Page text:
“Step by Step, Ferociously.”
— Blue Ocean’s motto
You can’t skip steps. You have to put one foot in front of the other. Things take time. There are no shortcuts. You want to do those steps with passion and ferocity. — Jeff Bezos explaining “gradatim ferociter”
“Slow is smooth. Smooth is fast.”
— Special Forces slogan
Never give up on a dream just because of the time it will take to accomplish it. The time will pass anyway.
— Earl Nightingale, American motivational speaker and author (1921-1989)
“Ambiguity is central to Boyd’s vision… not something to be feared but something that is a given…We never have complete and perfect information. The best way to succeed is to revel in ambiguity.”
— Grant Hammond, The Mind of War: John Boyd and American Security
There is an interesting scene in Billions. Axe Capital thought it had inside information on the location of a new casino, so they bought the debt of the town that was to get a new lease on life for pennies on the dollar. When the trade starts to fall apart, Axe Capital is faced with an existential dilemma. Should they enforce austerity on the town to recoup their investment, or should they allow the town to default to prevent the people from suffering?
This was Taylor’s thought process:
It is unfortunate. Offensive, actually, to even be talking about this. That people have to live in near-poverty.
But in many ways, a town is like a business.
And when a business operates beyond its means, when numbers don’t add up, and the people in charge continue on, heedless of that face, sure that some sugar daddy, usually in the form of the Federal Government, will come along and scoop them up and cover the shortfalls, well, that truly offends me.
People might say you hurt this town.
But in my opinion, the town put the hurt on itself.
Corrections are in order.
There’s a way to make this work, and that way is hard, but necessary.
As Taleb says, “Become antifragile, or die.”
Once we do this, the town will face that challenge and come out stronger. Or it will cease being.
Either result absolutely natural, as in, of nature itself.
I’m not interested in what Axe Capital will do. Because either way, the destiny of that town is being decided by someone else. And this is a terrible position to be in.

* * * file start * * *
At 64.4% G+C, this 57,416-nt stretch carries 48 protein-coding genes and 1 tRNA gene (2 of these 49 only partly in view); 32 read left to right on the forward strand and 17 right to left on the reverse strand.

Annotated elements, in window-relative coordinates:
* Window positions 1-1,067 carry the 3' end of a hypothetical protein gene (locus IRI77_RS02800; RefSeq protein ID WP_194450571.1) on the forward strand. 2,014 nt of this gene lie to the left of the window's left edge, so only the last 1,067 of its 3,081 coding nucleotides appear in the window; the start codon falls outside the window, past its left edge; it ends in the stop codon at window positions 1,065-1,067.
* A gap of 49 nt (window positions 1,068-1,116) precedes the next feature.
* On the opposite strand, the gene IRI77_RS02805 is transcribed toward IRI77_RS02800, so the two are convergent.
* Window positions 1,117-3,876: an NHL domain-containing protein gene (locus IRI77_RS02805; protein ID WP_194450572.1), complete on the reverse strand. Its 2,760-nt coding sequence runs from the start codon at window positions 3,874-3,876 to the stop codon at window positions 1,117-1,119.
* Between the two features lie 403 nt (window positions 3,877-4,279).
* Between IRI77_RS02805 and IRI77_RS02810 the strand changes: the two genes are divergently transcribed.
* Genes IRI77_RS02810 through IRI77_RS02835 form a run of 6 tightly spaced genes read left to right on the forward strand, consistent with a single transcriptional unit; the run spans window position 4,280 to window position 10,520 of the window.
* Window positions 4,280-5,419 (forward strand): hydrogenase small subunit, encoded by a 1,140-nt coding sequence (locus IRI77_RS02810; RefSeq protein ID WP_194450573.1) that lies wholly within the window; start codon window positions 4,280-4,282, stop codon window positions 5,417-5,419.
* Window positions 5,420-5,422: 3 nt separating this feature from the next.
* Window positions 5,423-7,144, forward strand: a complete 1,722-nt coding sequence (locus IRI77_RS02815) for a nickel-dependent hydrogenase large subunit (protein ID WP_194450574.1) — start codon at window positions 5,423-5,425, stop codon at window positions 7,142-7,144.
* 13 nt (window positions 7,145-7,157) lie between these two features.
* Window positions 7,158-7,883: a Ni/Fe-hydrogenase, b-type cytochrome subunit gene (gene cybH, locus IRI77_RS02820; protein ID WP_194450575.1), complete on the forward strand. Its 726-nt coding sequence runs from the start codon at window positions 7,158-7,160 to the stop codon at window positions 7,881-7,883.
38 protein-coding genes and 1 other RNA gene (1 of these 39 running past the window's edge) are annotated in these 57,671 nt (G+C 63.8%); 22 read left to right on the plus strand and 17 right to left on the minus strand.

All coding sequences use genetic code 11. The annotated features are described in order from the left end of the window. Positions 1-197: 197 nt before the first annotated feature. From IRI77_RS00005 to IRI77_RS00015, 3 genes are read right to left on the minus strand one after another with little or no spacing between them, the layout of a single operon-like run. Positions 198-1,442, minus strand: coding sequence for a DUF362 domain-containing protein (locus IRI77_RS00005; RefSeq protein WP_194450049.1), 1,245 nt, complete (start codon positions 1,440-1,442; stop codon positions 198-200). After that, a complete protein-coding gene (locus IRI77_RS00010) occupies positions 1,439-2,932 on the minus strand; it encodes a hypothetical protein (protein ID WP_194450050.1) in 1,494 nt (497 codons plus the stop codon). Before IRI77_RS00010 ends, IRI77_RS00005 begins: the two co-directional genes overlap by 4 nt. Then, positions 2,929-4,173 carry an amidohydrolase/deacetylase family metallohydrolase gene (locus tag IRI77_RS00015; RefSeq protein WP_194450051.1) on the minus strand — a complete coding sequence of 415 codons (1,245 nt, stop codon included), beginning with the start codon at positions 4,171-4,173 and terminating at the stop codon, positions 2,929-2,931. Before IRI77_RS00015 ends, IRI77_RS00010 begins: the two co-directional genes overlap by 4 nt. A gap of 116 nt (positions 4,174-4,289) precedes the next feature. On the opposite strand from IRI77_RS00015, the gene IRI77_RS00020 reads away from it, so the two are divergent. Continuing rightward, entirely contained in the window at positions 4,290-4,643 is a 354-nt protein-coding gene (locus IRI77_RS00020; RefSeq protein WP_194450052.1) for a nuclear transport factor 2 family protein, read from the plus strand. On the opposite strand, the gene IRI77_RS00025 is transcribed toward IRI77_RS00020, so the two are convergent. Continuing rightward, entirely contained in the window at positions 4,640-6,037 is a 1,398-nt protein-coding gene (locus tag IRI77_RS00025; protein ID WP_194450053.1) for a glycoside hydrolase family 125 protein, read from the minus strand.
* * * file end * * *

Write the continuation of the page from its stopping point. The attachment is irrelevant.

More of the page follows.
How did the town get into this situation? Peter Drucker said, “What gets measured gets improved.” The failed town didn’t have the data. They didn’t act on the data. And then they ran out of time.
If the local government treated the town as a business, they would use KPIs (key performance indicators). They would collect metrics that are upstream of the results, set targets, and measure against them regularly. They would have early warning indicators, and time to take action.
Are you using KPI’s? You can keep the Axe Capital’s of the world from deciding your fate.
On the 10x podcast, Joe Polish mentioned an idea from Dean Jackon, called a “Super fun happy day”. Since many high achievers are used to having their days packed, taking a free day can be a challenge. Solution: plan your free day.
My ideas for what would consist of a super fun happy day:
Good food (steaks, Little Goat Reuben sandwich, ice cream, etc)
Deep learning has the ability to find nuances, and teach people new strategies through the competitive nature of games. Humans can strategize, compete, and synthesize the new information revealed in the game to become even better.
Summary: Playing anonymously with the stealthy usernames ‘Magister’ and ‘Master,’ DeepMind’s AlphaGo AI has been vanquishing the world’s top Go players online. An updated version of Google’s AlphaGo artificial intelligence has compiled a 60-0 record against some of the game’s premier players recently, including the reigning world champ.
Why it’s important: Last year, Go-playing AI AlphaGo made headlines when it defeated world champion Lee Sedol. But by uploading its AI system to the cloud and facilitating direct interaction with humans (without their knowledge), Google DeepMind has proven that the AI revolution is already here.
ATTOM Data Solutions just published their monthly housing report. Their lead story is about urban, city dwellers acquiring investment property out of state. In the story, they profile a lady in California who sold one rental she had locally for 27 in Alabama.
“We can sell a package of 10 to 15 homes to an individual investor whose 401(k)